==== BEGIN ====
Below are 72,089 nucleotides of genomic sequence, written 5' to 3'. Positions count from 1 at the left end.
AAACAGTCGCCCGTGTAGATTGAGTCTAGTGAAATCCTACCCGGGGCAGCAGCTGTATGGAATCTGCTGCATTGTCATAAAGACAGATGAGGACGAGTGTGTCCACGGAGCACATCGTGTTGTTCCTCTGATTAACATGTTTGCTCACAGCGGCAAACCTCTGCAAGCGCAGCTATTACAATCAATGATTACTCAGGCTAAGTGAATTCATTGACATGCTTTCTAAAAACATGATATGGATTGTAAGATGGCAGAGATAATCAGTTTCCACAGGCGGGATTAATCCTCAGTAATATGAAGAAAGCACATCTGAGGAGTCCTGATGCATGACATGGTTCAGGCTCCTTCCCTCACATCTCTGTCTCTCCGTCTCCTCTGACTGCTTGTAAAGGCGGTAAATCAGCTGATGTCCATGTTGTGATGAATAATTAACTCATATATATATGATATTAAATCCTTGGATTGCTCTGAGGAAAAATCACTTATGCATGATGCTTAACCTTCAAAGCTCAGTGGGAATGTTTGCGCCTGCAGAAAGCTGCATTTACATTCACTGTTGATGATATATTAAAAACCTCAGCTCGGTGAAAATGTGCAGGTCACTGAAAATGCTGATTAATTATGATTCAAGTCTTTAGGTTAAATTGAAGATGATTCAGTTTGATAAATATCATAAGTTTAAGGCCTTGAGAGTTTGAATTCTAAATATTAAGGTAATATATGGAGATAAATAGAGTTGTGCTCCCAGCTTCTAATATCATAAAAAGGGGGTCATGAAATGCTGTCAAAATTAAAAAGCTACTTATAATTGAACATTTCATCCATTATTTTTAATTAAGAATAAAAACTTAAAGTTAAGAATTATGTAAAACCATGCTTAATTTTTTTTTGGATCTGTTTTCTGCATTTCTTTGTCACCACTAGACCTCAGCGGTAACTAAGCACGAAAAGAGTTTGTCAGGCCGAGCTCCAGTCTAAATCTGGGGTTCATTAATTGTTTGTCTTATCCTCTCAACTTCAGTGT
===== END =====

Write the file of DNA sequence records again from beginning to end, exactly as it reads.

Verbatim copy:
Below are 72,089 nucleotides of genomic sequence, written 5' to 3'. Positions count from 1 at the left end.
AAACAGTCGCCCGTGTAGATTGAGTCTAGTGAAATCCTACCCGGGGCAGCAGCTGTATGGAATCTGCTGCATTGTCATAAAGACAGATGAGGACGAGTGTGTCCACGGAGCACATCGTGTTGTTCCTCTGATTAACATGTTTGCTCACAGCGGCAAACCTCTGCAAGCGCAGCTATTACAATCAATGATTACTCAGGCTAAGTGAATTCATTGACATGCTTTCTAAAAACATGATATGGATTGTAAGATGGCAGAGATAATCAGTTTCCACAGGCGGGATTAATCCTCAGTAATATGAAGAAAGCACATCTGAGGAGTCCTGATGCATGACATGGTTCAGGCTCCTTCCCTCACATCTCTGTCTCTCCGTCTCCTCTGACTGCTTGTAAAGGCGGTAAATCAGCTGATGTCCATGTTGTGATGAATAATTAACTCATATATATATGATATTAAATCCTTGGATTGCTCTGAGGAAAAATCACTTATGCATGATGCTTAACCTTCAAAGCTCAGTGGGAATGTTTGCGCCTGCAGAAAGCTGCATTTACATTCACTGTTGATGATATATTAAAAACCTCAGCTCGGTGAAAATGTGCAGGTCACTGAAAATGCTGATTAATTATGATTCAAGTCTTTAGGTTAAATTGAAGATGATTCAGTTTGATAAATATCATAAGTTTAAGGCCTTGAGAGTTTGAATTCTAAATATTAAGGTAATATATGGAGATAAATAGAGTTGTGCTCCCAGCTTCTAATATCATAAAAAGGGGGTCATGAAATGCTGTCAAAATTAAAAAGCTACTTATAATTGAACATTTCATCCATTATTTTTAATTAAGAATAAAAACTTAAAGTTAAGAATTATGTAAAACCATGCTTAATTTTTTTTTGGATCTGTTTTCTGCATTTCTTTGTCACCACTAGACCTCAGCGGTAACTAAGCACGAAAAGAGTTTGTCAGGCCGAGCTCCAGTCTAAATCTGGGGTTCATTAATTGTTTGTCTTATCCTCTCAACTTCAGTGT